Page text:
That’s one of my favorite photos from Beirut, taken in March, 2011 during E-Mediat Train-the-Trainers intensive workshop that kicked off the 18-month capacity building project for NGOs in the Arab World about using social media to realize civil society goals. I’m sitting next to my colleague, Lena, a master trainer from Yemen – engaging in a some shoulder to shoulder learning.
I started work on the E-Mediat project over a year ago. It is sponsored by MEPI, US Department of State’s Middle East Partnership Initiative and as part of Civil Society 2.0. The project is being managed by IIE and builds on a highly successful program launched in the Middle East five years ago,Women in Technology. The project is training 300 NGOs in Jordan, Lebanon, Tunisia, Morocco, and other Arab countries to become networked ngos and use social media for civil society goals. A true public/private partnership, the funding partners include Microsoft and craiglist Charitable Fund.
My role over the past year been in the areas of: program design, design and delivery of a train the trainers intensive workshop in-country last March (see posts #1, #2, #3; #4); and develop and support the target NGO curriculum (intensive strategic and skills based curriculum). The curriculum is based on the ideas in the Networked Nonprofit and includes social media strategy development as well as practical skills training. The final phase is to design and facilitate in-country bootcamps with participants. (I’ll be Jordan and Morocco in March, 2011)
Today, I had the pleasure of doing a little planning for March, 2012 bootcamps in country with the strategic social media adviser from Jordan, Rami Al-Karmi (more about Rami here) and Heather Ramsey at IIE in San Francisco as well as Craig Newmark and Barry Newstead from Wikimedia. Stay tuned …
Over the past year, I’ve developed curriculum for 11 days of instruction in networked approaches, social media strategy, and practical skills delivered in five workshop modules. Each module had a trainer’s guide and materials that was provided to the training teams in each country who customized the material — translated into French or Arabic and localized case studies. Each country team communicated with each other through an online site where the trainers shared lessons learned and ideas. The bootcamps will be an opportunity for the ngos they trained to meet and share knowledge.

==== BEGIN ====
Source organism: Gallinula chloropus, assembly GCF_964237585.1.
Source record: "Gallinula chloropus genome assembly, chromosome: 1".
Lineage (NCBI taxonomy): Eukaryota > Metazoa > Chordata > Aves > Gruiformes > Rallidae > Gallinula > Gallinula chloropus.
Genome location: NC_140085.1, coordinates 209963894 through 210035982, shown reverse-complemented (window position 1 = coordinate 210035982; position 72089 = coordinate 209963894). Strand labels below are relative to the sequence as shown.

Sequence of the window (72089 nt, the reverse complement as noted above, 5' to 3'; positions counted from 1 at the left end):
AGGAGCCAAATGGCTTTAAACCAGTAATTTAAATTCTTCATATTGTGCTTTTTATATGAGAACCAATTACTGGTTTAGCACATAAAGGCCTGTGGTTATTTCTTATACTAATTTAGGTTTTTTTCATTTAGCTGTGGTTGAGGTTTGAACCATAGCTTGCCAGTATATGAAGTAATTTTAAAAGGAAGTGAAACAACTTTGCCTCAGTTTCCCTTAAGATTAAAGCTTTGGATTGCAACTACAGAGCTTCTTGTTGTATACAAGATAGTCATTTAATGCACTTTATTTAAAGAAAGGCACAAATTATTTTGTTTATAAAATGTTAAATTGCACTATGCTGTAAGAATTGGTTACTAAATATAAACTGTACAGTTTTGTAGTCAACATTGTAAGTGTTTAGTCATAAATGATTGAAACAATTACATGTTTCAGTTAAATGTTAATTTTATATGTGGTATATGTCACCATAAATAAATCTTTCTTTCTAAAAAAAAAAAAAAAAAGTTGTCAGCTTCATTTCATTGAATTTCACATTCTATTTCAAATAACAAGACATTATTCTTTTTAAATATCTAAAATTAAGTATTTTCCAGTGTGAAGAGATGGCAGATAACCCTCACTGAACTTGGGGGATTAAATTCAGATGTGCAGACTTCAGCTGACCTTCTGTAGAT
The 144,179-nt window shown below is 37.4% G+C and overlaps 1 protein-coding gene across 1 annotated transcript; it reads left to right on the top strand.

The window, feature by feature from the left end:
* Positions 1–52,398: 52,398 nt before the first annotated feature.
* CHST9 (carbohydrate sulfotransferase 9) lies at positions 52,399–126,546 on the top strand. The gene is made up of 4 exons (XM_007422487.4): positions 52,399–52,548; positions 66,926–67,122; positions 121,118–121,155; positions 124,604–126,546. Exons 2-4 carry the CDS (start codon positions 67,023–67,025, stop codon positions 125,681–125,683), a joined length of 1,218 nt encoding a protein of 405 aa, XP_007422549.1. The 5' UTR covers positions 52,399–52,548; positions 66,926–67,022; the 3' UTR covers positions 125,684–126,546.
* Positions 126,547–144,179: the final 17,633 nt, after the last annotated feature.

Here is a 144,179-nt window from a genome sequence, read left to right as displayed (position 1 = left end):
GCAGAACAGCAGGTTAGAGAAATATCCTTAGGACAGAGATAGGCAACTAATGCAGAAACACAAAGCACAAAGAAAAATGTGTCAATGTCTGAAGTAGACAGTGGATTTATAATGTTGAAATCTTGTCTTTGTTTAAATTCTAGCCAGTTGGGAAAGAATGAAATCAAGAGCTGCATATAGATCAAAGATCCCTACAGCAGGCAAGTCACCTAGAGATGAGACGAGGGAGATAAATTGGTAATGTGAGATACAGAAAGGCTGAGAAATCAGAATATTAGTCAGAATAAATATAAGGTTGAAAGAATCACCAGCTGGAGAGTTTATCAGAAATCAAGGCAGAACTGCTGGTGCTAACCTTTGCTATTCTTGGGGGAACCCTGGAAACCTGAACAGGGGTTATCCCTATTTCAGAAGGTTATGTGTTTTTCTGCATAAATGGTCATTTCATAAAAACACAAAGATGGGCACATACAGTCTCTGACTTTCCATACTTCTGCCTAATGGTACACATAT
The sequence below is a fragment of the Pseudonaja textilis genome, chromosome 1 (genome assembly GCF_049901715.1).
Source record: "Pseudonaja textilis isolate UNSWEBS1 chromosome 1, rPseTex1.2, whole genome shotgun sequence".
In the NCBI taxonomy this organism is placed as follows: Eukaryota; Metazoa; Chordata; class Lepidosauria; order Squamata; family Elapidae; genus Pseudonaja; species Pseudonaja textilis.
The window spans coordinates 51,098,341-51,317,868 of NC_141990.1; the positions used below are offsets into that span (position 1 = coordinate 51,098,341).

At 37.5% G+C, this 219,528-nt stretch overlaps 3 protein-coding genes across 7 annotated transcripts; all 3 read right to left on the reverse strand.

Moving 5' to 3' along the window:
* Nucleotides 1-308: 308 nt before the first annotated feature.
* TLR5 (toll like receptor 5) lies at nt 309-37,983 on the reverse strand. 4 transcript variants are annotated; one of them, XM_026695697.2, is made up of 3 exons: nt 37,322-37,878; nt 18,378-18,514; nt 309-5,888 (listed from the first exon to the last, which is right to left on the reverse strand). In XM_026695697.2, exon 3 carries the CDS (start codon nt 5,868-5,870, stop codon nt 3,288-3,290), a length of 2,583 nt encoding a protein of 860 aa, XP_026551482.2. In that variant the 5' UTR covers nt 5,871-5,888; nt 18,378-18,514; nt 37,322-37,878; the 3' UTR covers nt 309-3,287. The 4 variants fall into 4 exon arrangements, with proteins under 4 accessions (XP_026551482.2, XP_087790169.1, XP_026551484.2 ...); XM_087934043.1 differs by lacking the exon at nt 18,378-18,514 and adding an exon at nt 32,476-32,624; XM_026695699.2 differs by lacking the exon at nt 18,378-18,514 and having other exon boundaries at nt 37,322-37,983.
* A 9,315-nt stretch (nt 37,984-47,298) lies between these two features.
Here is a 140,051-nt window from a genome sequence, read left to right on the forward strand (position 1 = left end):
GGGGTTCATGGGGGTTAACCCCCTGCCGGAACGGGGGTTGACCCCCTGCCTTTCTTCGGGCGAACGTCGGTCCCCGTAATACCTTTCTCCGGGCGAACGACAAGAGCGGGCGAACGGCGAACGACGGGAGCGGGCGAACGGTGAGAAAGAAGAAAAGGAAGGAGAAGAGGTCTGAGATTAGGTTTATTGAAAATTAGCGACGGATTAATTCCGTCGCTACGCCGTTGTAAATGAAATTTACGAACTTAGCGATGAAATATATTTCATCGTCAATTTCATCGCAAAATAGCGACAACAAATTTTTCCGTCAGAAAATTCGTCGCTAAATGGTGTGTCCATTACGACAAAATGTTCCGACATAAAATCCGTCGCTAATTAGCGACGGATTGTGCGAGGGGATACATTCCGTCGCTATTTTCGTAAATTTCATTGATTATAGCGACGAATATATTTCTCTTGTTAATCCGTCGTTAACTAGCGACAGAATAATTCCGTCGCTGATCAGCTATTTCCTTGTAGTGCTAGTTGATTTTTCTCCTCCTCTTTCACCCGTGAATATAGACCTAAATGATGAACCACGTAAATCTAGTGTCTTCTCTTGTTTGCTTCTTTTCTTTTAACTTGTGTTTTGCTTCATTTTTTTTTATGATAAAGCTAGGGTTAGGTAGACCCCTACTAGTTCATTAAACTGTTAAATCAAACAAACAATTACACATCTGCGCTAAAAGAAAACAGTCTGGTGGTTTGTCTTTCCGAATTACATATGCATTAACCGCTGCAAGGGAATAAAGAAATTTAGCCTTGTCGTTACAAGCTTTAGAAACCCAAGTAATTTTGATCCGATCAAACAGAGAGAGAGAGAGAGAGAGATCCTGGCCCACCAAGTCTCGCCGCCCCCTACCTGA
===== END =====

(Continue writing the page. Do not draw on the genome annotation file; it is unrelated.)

The project was lucky enough to receive a donation from Cisco of FLIP cameras and I think the most fun I had creating curriculum was the one above on storytelling and making simple and effective content for NGOs.
I’ve culling through different videos and blog posts from the in-country teams – and it is so exciting to their learning products on online and hear about some of their success stories. I’d like to share some of these below.
The E-Mediat team in Jordan created this wonderful thank you video to Cisco as part of mastering their video storytelling skills.
In Tunisia, E-Mediat Participating NGO “Association of Journalist of Kairouan” won the 2nd prize of the best political video by Web Manager Center, which is one of the most famous Tunisian online Magazine !
You can read more about it on the Tunisia Team’s blog.
This year during Ramadan, Tunisia Telecom launched an initiative to support 14 charity organizations. Essmaani, one of 60 NGOs participating in the E-mediat program in Tunisia, was one of the 14 selected and received 27965 thousand dinars ($19,050.00). Essmaani’s mission is to support to poor hospitalized families who are in need of financial and emotional support. They also recruit and train volunteers to help to carry out their mission and support hospital patients. Tunisie Telecom learned about Esmaani thanks to their effective Facebook page and selected the organization based on the importance of their charity work in Tunisian society. The Facebook page was developed during one of the E-Mediat training workshops, along their social media strategic plan. Through the E-Mediat program, Essmaani participants also gained tools on how to recruit volunteers on line and how to promote their activities using social media.
In Morocco, the team has been sharing case studies about how NGOs have put the lessons in the workshop into practice. The video above tells the story about how Moroccan NGOS Defeat corruption and convey their message through social media tools.
The team in Lebanon has also shared success stories on its blog about the NGOs participating in its program. The program leader, Nada Samia Hamzeh was invited to present about the program at the Arab Women Summit in Morocco earlier this month.
It is great to see the results of a lot of hard work by everyone involved and looking forward to 2012 which will be an intensive year of designing, delivering, and reflecting on capacity building in networked approaches and social media skills outside of the US.